In the US, corn is often used as an ingredient in animal feed for livestock. Why does an increase in the use of corn to make ethanol, an additive that is used in gasoline, raise the price of meat.
The basic reason for this is that diverting corn to ethanol production means that there is less corn to be made into animal feed. When this happens, the price of that corn goes up. When the price of corn goes up, the price of animal feed goes up. When the price of animal feed goes up, the price of the meat raised on that feed goes up. All of these price increases come about because of decreases in supply.
Supply is defined as the amount of a product that producers can and will sell at a given price. One of the things that makes supply decrease is when the producers have an alternative use for the product. That is what is happening with the corn for animal feed. When corn is diverted to ethanol, the supply of corn for animal feed goes down. When supply goes down (all else being equal) price goes up. So, the price of corn for animal feed rises.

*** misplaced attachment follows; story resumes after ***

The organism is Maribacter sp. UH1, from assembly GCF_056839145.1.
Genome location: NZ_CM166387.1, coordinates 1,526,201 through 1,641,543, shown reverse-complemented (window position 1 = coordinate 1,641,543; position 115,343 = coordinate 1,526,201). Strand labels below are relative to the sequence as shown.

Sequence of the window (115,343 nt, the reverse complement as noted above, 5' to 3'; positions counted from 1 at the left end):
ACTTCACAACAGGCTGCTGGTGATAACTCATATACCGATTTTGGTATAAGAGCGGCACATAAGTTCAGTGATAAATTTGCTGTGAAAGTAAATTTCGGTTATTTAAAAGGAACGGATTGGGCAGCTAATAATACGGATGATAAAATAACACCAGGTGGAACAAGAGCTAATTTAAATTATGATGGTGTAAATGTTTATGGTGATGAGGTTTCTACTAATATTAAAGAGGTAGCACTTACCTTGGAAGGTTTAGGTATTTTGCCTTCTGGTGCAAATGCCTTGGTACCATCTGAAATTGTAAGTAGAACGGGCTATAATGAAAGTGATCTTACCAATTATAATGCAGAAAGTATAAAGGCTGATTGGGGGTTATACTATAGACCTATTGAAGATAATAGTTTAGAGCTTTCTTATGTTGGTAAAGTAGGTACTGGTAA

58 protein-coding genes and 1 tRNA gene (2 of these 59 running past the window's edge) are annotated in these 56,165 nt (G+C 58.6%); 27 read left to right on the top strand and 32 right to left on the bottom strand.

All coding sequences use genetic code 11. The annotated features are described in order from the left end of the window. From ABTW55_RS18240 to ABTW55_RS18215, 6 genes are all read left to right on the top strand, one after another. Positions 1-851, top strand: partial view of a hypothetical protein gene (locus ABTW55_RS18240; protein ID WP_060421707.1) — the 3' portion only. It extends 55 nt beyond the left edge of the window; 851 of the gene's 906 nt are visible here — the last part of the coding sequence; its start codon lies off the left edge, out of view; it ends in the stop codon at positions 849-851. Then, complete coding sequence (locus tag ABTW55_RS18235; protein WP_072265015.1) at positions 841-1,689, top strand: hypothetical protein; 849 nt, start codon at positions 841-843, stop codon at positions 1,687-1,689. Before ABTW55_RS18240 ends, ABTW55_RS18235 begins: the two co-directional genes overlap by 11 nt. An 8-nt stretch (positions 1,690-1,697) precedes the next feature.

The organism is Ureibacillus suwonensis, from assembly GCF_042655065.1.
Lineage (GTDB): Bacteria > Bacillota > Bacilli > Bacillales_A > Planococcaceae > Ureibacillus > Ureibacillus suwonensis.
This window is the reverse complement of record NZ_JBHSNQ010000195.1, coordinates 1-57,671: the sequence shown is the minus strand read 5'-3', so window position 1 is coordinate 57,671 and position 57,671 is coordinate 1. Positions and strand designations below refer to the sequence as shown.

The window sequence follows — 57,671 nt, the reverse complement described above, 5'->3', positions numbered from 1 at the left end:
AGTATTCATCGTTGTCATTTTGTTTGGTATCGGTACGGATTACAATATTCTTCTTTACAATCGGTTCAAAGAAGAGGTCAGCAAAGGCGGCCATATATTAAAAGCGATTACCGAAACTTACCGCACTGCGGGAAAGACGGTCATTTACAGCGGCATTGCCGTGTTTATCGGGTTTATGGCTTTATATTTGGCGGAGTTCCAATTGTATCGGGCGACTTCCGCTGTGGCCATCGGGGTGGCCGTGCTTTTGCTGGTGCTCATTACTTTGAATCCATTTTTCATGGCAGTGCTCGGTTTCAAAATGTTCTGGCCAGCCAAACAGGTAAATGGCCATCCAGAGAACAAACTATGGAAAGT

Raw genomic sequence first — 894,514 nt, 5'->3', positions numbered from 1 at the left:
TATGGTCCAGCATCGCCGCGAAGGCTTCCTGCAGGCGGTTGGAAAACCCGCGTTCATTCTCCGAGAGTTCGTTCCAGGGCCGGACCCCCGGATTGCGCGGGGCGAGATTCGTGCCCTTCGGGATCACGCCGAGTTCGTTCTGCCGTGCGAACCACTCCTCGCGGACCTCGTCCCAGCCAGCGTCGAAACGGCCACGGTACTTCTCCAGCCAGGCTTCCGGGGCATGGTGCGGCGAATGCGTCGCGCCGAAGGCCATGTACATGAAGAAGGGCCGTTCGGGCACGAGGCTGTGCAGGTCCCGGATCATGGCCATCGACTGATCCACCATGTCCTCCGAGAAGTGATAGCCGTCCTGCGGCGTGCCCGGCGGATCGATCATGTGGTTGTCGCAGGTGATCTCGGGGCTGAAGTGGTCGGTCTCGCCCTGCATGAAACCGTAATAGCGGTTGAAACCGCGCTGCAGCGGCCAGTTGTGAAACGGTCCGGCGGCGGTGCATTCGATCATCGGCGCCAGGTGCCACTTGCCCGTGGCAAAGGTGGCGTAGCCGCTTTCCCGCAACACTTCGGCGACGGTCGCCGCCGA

Another thing that causes supply to decrease is an increase in the cost of inputs. Corn is an input of animal feed. Therefore, if the price of corn for animal feed rises, the supply of animal feed drops and its price rises. Animal feed is an input for meat. When the price of animal feed rises, the supply of meat falls and its price increases.
Through these steps, an increase in production of corn ethanol raises the price of meat.